Title

Laparoscopic lateral L4-L5 disc exposure

Document Type

Journal Article

Publication Date

4-10-2002

Journal

Surgical Endoscopy and Other Interventional Techniques

Volume

16

Issue

4

DOI

10.1007/s00464-001-8195-6

Abstract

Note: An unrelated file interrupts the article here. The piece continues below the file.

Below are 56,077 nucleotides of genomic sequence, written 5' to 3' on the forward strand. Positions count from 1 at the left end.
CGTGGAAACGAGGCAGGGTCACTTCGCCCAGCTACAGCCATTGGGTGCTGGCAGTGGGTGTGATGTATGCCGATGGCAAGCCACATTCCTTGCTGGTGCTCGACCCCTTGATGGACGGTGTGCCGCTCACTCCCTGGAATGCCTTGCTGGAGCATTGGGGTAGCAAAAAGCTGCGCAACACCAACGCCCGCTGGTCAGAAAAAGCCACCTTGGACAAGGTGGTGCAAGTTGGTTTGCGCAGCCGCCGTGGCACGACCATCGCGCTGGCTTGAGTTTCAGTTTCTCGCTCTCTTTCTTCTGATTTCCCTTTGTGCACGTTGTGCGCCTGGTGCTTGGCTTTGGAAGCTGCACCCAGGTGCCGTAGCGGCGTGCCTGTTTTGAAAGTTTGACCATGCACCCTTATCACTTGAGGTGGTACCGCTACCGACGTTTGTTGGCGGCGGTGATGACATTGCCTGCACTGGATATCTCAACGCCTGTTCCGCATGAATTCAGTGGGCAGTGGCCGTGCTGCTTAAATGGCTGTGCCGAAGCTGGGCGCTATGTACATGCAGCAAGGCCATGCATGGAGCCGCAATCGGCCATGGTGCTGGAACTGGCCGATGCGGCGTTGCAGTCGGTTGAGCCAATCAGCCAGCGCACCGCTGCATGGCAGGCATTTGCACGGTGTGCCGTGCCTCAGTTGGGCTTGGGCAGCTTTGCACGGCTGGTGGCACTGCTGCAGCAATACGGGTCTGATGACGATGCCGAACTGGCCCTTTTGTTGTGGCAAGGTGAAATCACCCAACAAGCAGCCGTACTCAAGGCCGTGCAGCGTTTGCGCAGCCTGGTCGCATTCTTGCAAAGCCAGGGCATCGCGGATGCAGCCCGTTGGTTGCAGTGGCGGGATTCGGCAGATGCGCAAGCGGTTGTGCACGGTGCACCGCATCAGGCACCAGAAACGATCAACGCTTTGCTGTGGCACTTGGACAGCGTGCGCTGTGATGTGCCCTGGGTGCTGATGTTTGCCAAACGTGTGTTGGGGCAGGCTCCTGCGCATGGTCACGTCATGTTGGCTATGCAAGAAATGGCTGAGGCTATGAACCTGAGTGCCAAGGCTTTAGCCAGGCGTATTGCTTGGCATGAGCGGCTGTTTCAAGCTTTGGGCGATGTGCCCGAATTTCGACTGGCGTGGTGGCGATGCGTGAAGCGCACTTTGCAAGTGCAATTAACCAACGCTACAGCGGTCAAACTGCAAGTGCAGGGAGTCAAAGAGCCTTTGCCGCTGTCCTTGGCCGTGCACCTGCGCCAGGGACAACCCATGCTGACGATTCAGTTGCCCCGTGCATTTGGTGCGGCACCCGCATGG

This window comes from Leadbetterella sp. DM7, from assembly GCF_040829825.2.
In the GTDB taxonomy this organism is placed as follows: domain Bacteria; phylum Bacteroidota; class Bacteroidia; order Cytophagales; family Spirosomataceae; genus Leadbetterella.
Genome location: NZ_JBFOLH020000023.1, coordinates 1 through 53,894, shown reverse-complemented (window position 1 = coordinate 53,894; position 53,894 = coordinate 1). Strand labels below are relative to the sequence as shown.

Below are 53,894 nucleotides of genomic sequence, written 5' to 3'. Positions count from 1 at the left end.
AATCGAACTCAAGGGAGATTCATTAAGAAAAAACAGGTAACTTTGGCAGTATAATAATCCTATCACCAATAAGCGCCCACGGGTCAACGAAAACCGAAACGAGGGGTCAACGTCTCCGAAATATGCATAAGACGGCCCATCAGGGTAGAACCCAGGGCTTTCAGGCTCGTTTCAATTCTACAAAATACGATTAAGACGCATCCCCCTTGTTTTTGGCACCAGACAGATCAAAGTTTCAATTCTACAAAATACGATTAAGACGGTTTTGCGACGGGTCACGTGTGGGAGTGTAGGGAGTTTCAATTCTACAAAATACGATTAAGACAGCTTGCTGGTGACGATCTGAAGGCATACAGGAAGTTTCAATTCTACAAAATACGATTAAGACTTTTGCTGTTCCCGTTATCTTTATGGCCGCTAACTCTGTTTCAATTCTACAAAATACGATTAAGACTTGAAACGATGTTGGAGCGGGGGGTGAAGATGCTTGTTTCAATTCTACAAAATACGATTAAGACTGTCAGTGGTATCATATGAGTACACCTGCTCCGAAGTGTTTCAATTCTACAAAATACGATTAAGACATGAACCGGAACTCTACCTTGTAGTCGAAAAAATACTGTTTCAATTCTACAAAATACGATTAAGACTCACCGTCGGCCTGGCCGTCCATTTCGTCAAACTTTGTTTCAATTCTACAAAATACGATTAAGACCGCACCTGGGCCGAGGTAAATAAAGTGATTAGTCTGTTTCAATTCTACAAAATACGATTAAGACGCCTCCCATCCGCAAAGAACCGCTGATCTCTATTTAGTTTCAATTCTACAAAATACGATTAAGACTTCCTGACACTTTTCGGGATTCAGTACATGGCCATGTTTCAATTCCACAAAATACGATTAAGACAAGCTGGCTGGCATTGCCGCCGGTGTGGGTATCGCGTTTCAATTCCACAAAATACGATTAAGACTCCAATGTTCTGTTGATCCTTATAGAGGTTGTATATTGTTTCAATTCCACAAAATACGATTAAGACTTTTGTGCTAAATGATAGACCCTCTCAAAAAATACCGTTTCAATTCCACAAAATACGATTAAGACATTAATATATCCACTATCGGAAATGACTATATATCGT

Background: The anterior laparoscopic approach requires precarious dissection around the iliac vessels to expose the L4-L5 level. Furthermore, a retroperitoneal endoscopic approach to the L4-L5 level requires a technically demanding dissection to access the L5-S1 disc space. A unique lateral laparoscopic approach to the L4-L5 disc space allows concurrent access to the L5-S1 space while avoiding major dissection around the iliac vessels. This article describes this novel lateral approach and reviews the initial clinical outcomes. Methods: Between January 1999 and April 2000, five patients underwent laparoscopic lateral L4-L5 disc exposure at the Cleveland Clinic Foundation. All charts were reviewed retrospectively. Mean values ± standard deviation were determined for patient demographics and operative characteristics. A standard five-port laparoscopic technique was used. The sigmoid colon was retracted medially with an endoloop. The retroperitoneum was entered and the ureter and left iliac artery were retracted medially, whereas the psoas was retracted laterally. Fluoroscopy delineated the L4-L5 disc space allowing discectomy and cage insertion. Postoperatively, subjective patient satisfaction was obtained and radiologic evidence of fusion was assessed. Results: All five patients were males, with a mean age of 47.4 ± 7 years and a body mass index of 30 ± 6 kg/m2. Four patients had an L4-L5 and L5-S1 fusion and one patient had an L4-L5 and L3-L4 fusion. Mean operative time was 349 ± 32 min, with a mean blood loss of 210 ± 74 cc. There were no intraoperative complications and no conversions, and postoperatively all patients were started on a clear liquid diet on postoperative day 1. The mean length of stay was 3.4 ±0.9 days. Patients returned to work in a mean of 12 ± 7 weeks. All patients had evidence of fusion on their radiologic follow-up. Four patients were pain free, whereas one patient required intermittent narcotics at 1-year follow-up. Conclusions: For multilevel fusions including the L4-L5 disc space, the lateral laparoscopic exposure is a safe and efficacious procedure allowing simultaneous access to multiple disc spaces while avoiding the sympathetic chain, ureter, and major vascular structures. The lateral approach affords excellent exposure for accurate deployment of the appropriate orthopedic hardware.

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